"While IT used to have complete control over any technology that came into the company, BYOD and cloud based apps and services have stripped IT of this control. Vendors are selling directly to businesses and individual employees -- not solely IT anymore," says Jon Mittlehauser, CEO of CloudBolt.
Rogue IT can make your business more efficient
Embracing rogue IT means that companies can increase the effectiveness of their business practices by evaluating what departments and employees need to get their jobs done. If departments are turning to third party cloud services to send attachments and collaborate, it might mean the standard issue services from IT aren't getting the job done. "Businesses now have a real say in the technologies that they use -- and more of a stake in their success. If businesses are using tools they want and find effective, this will increase the effectiveness of these teams," says Mittlehauser.
Departments and employees now have a voice in the technologies they want -- and need -- to help the company grow and succeed. It's more than a careless disregard for a company's security; some employees just need to find ways to get past road blocks caused by proprietary software or a lack of the right tools.
Rogue IT can promote collaboration
Embracing rogue IT by no means indicates a disregard for IT and its services, because businesses still recognize a need for IT even with this shift. In fact, companies have found that rogue IT has led to better collaboration between IT and other departments, since the need for security still exists even if IT isn't the one bringing the technology in the door. "Most businesses recognize that they still need IT to help manage and support the technologies they use, and make sure that valuable business information doesn't get into the wrong hands. As a result, IT departments and businesses are being required to take a much more collaborative approach," says Mittlehauser.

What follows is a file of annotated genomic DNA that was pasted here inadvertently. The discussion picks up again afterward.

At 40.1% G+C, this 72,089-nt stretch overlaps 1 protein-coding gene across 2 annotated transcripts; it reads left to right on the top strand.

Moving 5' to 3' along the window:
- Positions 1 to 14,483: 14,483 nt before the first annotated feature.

Rogue IT also helps IT departments become more dynamic in the success of a business. IT's role has grown beyond simply doling out software and hardware to employees and has freed this crucial department up to become more fundamental in a company's overall business strategy. "From IT's point of view, it is an opportunity to play a more advisory (rather than dictatorial) role in choosing applications and technologies and also an opportunity to up-level IT to a more strategic player," says Mittlehauser.
Instead of focusing simply on supporting business applications, he says, IT departments can focus more on security, cloud services and moving the technology of a business forward.
Rogue IT is just plain good for business
Every company wants its employees to be satisfied, productive and happy in their roles. And embracing rogue IT can become a big motivator in keeping departments and IT focused on the right goals. In the end, it's less about controlling the technology employees bring in, and more about gaining a better understanding of why they turn to certain applications and hardware.
According to Mittlehauser, embracing rogue IT means that "companies can gain happier, more productive business teams and IT can concentrate on higher-level technology decisions that drive business value."
This story, "Why enterprises are embracing rogue IT" was originally published by CIO.